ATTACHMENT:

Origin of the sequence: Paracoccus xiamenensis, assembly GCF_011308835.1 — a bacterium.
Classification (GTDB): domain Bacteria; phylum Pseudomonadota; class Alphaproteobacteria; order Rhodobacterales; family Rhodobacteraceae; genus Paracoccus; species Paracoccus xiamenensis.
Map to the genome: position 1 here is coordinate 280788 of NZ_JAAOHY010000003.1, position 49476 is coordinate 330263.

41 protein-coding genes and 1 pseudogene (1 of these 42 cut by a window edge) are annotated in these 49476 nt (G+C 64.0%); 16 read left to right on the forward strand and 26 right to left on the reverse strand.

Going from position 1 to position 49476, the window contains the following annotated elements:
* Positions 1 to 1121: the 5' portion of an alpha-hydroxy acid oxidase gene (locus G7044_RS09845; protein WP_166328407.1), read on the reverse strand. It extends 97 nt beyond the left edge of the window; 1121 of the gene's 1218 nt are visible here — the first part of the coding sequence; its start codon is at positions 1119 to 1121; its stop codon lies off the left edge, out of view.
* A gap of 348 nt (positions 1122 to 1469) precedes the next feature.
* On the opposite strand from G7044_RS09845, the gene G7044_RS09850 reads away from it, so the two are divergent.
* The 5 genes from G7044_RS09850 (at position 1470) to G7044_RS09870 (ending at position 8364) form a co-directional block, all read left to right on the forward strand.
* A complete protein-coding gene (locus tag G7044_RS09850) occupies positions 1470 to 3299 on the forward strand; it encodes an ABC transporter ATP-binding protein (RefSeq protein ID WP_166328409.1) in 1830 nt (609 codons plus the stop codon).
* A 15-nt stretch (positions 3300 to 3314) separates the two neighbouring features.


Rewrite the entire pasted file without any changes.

Origin of the sequence: Paracoccus xiamenensis, assembly GCF_011308835.1 — a bacterium.
Classification (GTDB): domain Bacteria; phylum Pseudomonadota; class Alphaproteobacteria; order Rhodobacterales; family Rhodobacteraceae; genus Paracoccus; species Paracoccus xiamenensis.
Map to the genome: position 1 here is coordinate 280788 of NZ_JAAOHY010000003.1, position 49476 is coordinate 330263.

41 protein-coding genes and 1 pseudogene (1 of these 42 cut by a window edge) are annotated in these 49476 nt (G+C 64.0%); 16 read left to right on the forward strand and 26 right to left on the reverse strand.

Going from position 1 to position 49476, the window contains the following annotated elements:
* Positions 1 to 1121: the 5' portion of an alpha-hydroxy acid oxidase gene (locus G7044_RS09845; protein WP_166328407.1), read on the reverse strand. It extends 97 nt beyond the left edge of the window; 1121 of the gene's 1218 nt are visible here — the first part of the coding sequence; its start codon is at positions 1119 to 1121; its stop codon lies off the left edge, out of view.
* A gap of 348 nt (positions 1122 to 1469) precedes the next feature.
* On the opposite strand from G7044_RS09845, the gene G7044_RS09850 reads away from it, so the two are divergent.
* The 5 genes from G7044_RS09850 (at position 1470) to G7044_RS09870 (ending at position 8364) form a co-directional block, all read left to right on the forward strand.
* A complete protein-coding gene (locus tag G7044_RS09850) occupies positions 1470 to 3299 on the forward strand; it encodes an ABC transporter ATP-binding protein (RefSeq protein ID WP_166328409.1) in 1830 nt (609 codons plus the stop codon).
* A 15-nt stretch (positions 3300 to 3314) separates the two neighbouring features.